Mighty Mo Rodgers Blues Is My Wailin' Wall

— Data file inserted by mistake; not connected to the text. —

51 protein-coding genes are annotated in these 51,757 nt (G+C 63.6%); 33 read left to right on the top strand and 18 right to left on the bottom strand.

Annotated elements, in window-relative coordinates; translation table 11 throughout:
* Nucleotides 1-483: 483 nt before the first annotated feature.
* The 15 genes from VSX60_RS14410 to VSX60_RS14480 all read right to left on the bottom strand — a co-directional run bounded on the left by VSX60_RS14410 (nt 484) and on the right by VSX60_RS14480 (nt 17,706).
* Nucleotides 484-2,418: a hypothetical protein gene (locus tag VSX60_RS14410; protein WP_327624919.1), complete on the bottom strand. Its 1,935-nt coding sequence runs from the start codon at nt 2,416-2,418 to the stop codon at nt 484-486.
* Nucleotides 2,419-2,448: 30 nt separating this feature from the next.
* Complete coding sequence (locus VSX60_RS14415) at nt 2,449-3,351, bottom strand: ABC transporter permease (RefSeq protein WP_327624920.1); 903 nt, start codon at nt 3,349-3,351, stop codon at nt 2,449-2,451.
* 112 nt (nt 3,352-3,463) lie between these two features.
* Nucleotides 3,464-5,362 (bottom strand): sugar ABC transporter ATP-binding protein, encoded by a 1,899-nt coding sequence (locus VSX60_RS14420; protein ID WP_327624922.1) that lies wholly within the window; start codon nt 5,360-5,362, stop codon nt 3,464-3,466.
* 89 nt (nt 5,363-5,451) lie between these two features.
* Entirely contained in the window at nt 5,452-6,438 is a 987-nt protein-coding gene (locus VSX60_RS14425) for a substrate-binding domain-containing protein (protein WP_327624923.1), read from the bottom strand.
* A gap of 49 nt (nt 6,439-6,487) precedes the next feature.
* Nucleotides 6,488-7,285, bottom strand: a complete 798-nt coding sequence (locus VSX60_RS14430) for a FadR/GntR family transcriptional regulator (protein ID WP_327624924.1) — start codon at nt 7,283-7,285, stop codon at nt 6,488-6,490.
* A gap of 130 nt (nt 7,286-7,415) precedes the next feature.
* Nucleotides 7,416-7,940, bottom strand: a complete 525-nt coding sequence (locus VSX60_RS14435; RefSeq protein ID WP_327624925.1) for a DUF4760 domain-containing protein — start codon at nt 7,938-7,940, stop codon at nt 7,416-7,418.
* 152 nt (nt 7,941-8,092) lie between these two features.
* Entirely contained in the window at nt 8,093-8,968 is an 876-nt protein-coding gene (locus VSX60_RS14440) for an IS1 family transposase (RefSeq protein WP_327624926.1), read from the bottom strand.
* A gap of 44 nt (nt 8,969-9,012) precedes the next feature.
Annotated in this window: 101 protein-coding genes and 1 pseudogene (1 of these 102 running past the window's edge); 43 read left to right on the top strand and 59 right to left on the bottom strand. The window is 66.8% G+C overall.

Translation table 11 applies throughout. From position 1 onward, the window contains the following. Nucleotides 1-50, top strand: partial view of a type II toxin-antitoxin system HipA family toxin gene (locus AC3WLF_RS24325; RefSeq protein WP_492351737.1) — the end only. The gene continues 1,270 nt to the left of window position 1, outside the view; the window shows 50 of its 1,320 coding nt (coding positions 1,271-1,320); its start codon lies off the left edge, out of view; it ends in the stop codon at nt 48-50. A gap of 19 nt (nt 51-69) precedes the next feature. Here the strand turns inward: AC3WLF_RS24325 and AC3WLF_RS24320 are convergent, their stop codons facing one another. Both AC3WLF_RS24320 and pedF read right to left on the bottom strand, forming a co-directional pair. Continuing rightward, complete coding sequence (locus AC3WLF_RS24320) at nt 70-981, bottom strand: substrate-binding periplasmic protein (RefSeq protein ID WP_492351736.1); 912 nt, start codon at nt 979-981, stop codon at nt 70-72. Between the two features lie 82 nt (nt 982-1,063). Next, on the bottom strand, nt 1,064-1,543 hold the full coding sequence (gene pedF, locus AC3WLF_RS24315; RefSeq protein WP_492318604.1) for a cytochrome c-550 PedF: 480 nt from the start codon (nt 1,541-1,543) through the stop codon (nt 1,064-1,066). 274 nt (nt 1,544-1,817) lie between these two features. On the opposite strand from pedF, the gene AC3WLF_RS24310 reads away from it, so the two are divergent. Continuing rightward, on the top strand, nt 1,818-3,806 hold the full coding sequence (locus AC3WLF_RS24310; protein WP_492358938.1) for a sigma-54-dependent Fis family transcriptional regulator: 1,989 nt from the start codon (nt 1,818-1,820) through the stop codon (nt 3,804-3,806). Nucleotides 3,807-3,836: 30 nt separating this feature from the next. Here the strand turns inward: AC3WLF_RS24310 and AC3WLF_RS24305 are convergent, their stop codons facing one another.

Seemingly coming from nowhere, Mighty Mo Rodgers packs a massive punch that makes you ask, where in hell he came from? A brief stint in music (his was the organ solo on the '67 hit, "Gimme Some Kind Of Sign," and he acted as producer for Sonny Terry & Brownie McGhee) ended in disillusionment with the industry. A retreat into a Masters degree (with a focus on "Blues as A Metaphysical Music"), he has returned to make music with "something to say." His brand of "spiritual" blues is for the people and of the real world. This is no revivalist camp, however, but a richly musical charge that recalls the work of the late Curtis Mayfield. Rodgers' deep, warm vocals embrace gospel and R&B, and his voice alternates between a powerful growl and a gentle caress across arrangements designed around solid hooks that first seduce the listener before driving home their message. Listen to "The Kennedy Song" and "Tuskegee Blues," chronicling man's inhumanity to man, while exorcising a few of his philosophical ghosts. The groove on this record is rock-solid throughout, boasting over-the-top marvels such as the title track, "Willie B. And Me" and the unforgettable "Shame!" The band supporting Rodgers on this release is, with the possible exception of guitarist Tim Pierce, star-free. Yet, the chemistry is undeniable and each polished composition is a modern classic. (Universal)